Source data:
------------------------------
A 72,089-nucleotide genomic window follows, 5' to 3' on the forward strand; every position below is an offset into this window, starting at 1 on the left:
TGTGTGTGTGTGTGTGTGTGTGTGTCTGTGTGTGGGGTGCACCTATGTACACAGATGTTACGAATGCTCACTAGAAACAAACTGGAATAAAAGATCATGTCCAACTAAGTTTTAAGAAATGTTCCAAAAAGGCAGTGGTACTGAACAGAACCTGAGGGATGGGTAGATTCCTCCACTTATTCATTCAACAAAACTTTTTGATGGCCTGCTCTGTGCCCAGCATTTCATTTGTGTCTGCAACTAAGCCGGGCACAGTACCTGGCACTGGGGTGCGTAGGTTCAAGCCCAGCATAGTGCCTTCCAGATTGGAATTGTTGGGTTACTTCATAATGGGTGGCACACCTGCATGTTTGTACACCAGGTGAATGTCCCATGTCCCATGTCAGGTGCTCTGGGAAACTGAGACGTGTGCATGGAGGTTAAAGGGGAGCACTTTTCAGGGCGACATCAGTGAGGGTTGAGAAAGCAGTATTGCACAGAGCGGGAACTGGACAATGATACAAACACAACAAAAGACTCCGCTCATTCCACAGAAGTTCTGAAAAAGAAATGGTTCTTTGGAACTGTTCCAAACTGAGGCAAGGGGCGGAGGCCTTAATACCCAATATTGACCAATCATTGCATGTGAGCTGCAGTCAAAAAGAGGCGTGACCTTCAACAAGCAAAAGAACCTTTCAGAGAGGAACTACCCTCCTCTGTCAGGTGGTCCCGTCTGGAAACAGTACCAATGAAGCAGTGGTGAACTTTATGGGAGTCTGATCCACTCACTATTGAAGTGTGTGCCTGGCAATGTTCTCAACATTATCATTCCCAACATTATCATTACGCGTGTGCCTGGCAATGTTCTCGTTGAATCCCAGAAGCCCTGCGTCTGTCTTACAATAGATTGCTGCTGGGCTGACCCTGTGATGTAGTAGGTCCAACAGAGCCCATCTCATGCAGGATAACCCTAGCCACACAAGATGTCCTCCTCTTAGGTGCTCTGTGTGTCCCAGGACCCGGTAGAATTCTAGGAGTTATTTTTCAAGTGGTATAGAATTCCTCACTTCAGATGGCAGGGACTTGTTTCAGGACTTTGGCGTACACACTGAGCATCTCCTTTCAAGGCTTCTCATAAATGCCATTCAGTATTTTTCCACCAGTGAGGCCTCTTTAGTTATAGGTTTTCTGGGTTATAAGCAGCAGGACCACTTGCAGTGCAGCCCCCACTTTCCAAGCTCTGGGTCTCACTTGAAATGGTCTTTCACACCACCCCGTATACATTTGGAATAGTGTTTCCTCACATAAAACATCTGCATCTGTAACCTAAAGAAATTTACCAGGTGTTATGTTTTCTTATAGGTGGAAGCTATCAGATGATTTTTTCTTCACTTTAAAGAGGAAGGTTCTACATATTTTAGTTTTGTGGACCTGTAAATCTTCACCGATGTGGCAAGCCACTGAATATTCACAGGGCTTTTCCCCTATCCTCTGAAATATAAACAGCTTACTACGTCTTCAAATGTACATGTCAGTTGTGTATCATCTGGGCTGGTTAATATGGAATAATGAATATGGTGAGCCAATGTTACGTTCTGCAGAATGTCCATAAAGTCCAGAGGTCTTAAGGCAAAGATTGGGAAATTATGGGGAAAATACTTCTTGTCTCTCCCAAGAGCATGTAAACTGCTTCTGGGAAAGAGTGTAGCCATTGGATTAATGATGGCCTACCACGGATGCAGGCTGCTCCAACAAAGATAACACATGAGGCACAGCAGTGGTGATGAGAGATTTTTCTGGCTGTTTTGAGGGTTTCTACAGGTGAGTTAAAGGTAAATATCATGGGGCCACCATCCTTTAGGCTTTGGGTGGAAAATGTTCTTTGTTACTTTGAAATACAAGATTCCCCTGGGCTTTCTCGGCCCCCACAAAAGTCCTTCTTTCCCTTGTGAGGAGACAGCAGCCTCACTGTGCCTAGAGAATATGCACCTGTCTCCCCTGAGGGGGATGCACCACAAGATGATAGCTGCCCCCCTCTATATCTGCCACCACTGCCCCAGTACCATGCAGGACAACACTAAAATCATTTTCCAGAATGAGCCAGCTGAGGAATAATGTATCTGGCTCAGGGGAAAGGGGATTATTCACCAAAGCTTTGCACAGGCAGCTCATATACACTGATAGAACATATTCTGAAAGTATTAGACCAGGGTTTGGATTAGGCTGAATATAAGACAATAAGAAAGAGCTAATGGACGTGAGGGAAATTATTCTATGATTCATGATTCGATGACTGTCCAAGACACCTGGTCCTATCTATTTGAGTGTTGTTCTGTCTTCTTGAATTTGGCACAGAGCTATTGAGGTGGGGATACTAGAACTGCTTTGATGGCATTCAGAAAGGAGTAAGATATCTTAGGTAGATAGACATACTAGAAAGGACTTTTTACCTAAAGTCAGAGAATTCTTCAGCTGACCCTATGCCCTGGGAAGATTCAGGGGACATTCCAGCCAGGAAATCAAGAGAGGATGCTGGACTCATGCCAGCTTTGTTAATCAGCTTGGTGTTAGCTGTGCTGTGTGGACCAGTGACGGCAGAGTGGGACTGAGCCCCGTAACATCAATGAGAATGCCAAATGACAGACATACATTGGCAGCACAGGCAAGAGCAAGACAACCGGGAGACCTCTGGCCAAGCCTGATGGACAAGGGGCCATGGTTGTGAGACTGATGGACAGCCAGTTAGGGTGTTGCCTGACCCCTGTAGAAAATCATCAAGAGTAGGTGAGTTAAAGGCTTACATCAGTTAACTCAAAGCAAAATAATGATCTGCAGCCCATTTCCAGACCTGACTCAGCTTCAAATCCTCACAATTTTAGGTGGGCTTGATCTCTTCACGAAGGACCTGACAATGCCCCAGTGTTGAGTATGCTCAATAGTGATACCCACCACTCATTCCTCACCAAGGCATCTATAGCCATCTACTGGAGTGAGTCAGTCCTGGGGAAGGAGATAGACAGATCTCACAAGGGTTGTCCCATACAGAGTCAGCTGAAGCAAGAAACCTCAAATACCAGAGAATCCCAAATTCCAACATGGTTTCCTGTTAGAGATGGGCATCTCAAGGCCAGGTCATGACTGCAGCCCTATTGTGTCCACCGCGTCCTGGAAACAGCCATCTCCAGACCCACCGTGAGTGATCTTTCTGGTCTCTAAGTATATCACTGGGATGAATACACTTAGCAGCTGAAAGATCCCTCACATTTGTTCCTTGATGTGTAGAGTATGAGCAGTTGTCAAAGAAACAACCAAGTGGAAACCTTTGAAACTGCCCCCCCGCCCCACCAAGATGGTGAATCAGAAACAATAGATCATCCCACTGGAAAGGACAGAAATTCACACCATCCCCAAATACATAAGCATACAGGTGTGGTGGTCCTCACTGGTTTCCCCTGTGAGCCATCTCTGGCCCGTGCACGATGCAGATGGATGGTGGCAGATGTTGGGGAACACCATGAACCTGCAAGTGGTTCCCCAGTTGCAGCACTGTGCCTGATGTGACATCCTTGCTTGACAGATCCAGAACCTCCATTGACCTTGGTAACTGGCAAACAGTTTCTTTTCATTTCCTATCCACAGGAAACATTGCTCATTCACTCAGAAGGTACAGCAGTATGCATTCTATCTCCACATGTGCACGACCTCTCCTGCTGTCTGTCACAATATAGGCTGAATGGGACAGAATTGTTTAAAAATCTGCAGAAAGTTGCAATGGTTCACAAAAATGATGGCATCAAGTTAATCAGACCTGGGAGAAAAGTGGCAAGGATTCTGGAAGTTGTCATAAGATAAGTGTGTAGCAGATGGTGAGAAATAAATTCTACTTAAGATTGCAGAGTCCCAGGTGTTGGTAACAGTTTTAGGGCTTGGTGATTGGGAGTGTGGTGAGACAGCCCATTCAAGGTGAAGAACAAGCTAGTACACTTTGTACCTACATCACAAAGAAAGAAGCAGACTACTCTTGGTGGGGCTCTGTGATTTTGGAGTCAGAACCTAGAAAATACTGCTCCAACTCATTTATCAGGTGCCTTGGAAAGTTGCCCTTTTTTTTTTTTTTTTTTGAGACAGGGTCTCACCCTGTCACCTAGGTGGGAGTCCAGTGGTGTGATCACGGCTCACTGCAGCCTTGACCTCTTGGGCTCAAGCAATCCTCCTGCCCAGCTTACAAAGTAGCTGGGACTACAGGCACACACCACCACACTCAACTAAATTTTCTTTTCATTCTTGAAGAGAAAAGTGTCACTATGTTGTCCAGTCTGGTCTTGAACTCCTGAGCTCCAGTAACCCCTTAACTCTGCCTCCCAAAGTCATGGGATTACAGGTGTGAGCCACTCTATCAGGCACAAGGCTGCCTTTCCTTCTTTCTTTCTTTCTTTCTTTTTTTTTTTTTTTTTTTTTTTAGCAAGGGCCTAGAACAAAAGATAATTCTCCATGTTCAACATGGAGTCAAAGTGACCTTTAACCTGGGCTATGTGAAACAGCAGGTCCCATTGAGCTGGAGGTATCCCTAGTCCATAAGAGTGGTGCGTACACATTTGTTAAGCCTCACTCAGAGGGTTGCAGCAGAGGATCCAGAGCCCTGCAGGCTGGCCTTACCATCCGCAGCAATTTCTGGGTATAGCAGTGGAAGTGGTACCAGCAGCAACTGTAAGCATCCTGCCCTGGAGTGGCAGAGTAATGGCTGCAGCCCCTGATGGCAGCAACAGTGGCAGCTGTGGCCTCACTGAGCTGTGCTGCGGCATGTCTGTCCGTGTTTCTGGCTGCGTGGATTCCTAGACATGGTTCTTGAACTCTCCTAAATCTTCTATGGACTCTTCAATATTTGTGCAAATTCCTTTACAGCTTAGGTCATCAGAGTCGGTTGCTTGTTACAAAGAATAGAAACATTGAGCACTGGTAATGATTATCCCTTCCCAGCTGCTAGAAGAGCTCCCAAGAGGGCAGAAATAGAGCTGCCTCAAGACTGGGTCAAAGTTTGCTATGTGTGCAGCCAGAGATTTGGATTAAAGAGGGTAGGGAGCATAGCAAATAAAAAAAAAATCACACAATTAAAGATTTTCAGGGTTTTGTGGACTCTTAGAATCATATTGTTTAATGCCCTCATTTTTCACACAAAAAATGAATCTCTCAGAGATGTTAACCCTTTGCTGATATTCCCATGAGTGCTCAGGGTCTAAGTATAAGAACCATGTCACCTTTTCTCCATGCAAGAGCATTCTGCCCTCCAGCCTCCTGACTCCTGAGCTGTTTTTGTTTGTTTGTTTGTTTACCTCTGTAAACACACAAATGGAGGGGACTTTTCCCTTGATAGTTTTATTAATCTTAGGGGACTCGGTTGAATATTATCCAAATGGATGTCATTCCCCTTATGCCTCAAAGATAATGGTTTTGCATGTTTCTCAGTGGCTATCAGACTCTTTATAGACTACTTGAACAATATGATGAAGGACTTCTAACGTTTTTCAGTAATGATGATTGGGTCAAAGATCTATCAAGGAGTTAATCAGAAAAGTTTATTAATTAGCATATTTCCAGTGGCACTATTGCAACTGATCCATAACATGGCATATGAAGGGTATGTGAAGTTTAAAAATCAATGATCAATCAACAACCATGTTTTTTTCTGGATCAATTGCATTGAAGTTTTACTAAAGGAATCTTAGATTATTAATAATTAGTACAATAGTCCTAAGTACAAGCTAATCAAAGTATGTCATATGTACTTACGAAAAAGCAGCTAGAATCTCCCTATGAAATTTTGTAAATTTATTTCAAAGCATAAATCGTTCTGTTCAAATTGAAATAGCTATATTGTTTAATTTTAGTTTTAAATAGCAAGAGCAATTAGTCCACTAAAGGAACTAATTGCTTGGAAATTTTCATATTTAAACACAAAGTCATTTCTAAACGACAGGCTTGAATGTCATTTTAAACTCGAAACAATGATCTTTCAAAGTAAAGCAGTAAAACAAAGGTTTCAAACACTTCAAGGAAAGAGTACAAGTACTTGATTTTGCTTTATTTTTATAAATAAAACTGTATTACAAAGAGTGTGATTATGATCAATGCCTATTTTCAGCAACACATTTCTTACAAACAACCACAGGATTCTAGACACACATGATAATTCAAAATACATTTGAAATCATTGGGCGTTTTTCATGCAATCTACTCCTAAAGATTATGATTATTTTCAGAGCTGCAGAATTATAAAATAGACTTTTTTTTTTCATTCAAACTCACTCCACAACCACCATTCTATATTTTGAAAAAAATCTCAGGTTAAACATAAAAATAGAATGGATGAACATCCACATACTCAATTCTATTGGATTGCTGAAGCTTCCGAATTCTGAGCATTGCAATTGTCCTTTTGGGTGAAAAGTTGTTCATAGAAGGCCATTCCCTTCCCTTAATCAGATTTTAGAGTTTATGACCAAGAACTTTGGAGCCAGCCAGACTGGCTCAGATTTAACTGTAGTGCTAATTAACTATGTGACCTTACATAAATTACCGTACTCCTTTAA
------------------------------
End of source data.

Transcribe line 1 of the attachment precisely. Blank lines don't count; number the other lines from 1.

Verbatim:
A 72,089-nucleotide genomic window follows, 5' to 3' on the forward strand; every position below is an offset into this window, starting at 1 on the left: